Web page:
Russian advance in Africa?
Niger, Mali, and Burkina Faso want to leave the Economic Community of West African States (ECOWAS). The West African economic community has "deviated from the ideals of its founding fathers and the spirit of Pan-Africanism," according to a joint statement from the three states governed by military juntas. Alexandra Heldt, Project Director for the Friedrich Naumann Foundation for Freedom in West Africa, explains what the withdrawal means for the region and for Europe.
What role does ECOWAS play in Africa, and what does the exit of the three countries mean for the economic community?
ECOWAS is a union of 15 West African states in a common economic area, ensuring the free movement of services and goods, as well as mutual visa-free travel. It was established as a tool to strengthen West African integration and has clear legitimacy. However, recent developments, especially in coup-prone countries, have weakened or delegitimised ECOWAS. This potential exit, if confirmed, would be the result of a long process of breaking with a series of coups and the takeover by military juntas that now form a cohesive bloc against other Sahel zone states still committed to democratic culture and the principles of the rule of law.
How are representatives of civil society and the media in Senegal and Côte d'Ivoire reacting to the withdrawal of three members?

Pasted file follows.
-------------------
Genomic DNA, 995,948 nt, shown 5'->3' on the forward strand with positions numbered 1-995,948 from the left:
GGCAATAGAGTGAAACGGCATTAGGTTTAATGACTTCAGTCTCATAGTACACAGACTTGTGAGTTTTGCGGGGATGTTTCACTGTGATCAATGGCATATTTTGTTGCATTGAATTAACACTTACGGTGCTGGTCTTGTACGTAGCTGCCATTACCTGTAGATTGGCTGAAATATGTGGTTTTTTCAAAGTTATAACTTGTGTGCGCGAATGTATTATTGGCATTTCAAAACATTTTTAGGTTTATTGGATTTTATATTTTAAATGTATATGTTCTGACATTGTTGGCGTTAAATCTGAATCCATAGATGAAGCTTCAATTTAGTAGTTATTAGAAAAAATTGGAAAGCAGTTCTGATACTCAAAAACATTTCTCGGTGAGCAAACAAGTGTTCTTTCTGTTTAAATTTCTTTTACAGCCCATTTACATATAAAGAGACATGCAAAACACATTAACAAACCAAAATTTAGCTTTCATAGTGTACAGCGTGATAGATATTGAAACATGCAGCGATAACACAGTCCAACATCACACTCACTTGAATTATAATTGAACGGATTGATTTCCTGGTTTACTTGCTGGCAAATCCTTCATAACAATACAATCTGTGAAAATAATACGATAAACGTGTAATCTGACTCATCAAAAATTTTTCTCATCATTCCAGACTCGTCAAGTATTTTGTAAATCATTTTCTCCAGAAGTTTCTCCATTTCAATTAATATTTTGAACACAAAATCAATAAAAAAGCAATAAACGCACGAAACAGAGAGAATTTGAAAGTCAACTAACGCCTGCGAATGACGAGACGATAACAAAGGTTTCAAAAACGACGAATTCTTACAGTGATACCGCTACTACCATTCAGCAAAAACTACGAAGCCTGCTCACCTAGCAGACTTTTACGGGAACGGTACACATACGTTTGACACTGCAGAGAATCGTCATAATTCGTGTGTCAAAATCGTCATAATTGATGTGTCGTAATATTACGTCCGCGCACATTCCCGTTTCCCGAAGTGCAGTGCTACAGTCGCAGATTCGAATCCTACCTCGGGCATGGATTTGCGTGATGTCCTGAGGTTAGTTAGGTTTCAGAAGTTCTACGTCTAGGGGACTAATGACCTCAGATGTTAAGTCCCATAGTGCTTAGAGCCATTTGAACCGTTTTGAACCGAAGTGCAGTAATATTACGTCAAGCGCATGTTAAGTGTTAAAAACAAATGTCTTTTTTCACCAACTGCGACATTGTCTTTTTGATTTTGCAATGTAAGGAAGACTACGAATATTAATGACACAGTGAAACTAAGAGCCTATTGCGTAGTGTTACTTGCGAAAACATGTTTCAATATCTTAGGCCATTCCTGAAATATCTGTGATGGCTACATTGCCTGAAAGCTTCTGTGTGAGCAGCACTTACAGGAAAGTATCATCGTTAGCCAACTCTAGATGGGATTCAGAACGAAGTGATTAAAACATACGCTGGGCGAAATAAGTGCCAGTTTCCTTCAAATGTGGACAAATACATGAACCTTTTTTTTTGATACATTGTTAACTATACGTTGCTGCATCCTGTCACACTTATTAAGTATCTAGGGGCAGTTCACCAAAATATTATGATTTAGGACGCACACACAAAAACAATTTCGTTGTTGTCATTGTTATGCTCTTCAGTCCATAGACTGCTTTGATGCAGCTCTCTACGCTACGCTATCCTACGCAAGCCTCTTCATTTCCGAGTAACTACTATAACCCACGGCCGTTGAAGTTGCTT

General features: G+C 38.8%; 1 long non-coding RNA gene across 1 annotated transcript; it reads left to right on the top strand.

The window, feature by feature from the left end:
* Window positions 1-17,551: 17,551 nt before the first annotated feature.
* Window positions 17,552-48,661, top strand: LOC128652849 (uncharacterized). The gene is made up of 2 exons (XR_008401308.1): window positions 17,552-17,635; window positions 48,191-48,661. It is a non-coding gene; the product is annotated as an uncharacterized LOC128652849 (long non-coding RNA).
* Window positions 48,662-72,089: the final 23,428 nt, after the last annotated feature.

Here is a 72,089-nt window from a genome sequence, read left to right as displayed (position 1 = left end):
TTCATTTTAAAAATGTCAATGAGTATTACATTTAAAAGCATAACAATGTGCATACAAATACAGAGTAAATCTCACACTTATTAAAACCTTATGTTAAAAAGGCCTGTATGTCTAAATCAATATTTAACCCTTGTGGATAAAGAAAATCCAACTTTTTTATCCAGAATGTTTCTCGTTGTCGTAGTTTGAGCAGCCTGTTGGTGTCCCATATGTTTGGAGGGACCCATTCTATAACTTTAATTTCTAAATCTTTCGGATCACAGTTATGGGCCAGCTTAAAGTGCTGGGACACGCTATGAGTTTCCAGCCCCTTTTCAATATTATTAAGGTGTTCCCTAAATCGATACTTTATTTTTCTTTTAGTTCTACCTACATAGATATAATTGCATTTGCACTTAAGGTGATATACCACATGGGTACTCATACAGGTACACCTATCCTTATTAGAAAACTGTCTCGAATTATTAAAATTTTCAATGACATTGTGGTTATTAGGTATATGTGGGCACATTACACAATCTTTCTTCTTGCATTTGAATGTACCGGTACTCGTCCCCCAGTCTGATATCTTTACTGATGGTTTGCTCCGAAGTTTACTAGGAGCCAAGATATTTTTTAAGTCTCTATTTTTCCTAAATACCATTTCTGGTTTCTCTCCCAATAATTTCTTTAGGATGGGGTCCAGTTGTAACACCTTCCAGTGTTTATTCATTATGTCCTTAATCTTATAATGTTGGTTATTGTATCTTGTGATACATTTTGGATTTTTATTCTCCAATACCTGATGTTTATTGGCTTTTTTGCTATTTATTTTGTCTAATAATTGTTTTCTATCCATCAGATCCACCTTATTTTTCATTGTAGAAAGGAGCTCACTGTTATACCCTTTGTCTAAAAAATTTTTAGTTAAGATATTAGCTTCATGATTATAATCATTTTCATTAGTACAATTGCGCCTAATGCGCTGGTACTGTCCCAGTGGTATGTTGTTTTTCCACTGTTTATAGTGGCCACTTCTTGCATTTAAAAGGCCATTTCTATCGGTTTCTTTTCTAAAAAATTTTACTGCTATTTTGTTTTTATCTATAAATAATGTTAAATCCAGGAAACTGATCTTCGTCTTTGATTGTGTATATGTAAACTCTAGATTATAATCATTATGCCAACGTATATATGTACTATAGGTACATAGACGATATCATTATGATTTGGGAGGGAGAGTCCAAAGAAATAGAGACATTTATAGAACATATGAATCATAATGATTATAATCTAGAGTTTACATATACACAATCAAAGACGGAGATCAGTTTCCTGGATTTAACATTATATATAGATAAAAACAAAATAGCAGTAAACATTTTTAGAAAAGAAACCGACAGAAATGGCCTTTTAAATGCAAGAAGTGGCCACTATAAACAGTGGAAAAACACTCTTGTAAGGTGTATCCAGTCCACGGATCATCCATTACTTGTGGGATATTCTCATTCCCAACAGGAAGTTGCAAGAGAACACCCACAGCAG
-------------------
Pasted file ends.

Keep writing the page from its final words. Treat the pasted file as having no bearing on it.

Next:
The stable coastal states of Senegal and Ivory Coast are responding with concern to the unilateral, but not yet completed, withdrawal of the three countries.
Do the claims of Niger, Mali, and Burkina Faso in their joint statement that ECOWAS has deviated from its founding principles and is influenced by foreign powers correspond to the truth?
ECOWAS is certainly not blameless. It has lost support from member governments due to corruption allegations and miscalculated interventionism. The historical proximity of ECOWAS to France, driven by mostly Francophone member states, and the currency still tied to France, the CFA Franc, lead to increasing criticism and distancing.
What impact will the withdrawal of the three countries have on security in the region and for Europe?
If the withdrawal is indeed completed, the economy, cross-border trade, and energy supply in the countries are at stake. External actors like Russia will fill the gaps left by the West's withdrawal. Migration flows (both within and to Europe) and tensions at borders will increase. Arbitrariness and populism will spread, and civilian populations and democratic forces will withdraw.
How should Europe and Germany behave in light of this withdrawal?
In this case, I would like to refer to the West, including the USA. First, it is essential to observe the development toward withdrawal, which is not yet finalised. At some point, the West will have to decide the extent to which cooperation (in development, economy, security, etc.) is seen as corrective or as an instrument of openness. Depending on this, efforts should be made to make the exit from ECOWAS as unattractive as possible for these countries, and ECOWAS should embark on urgent reform. The West should remain engaged in the long term (and visibly so) to strengthen civil society and not completely leave the field to "other" actors.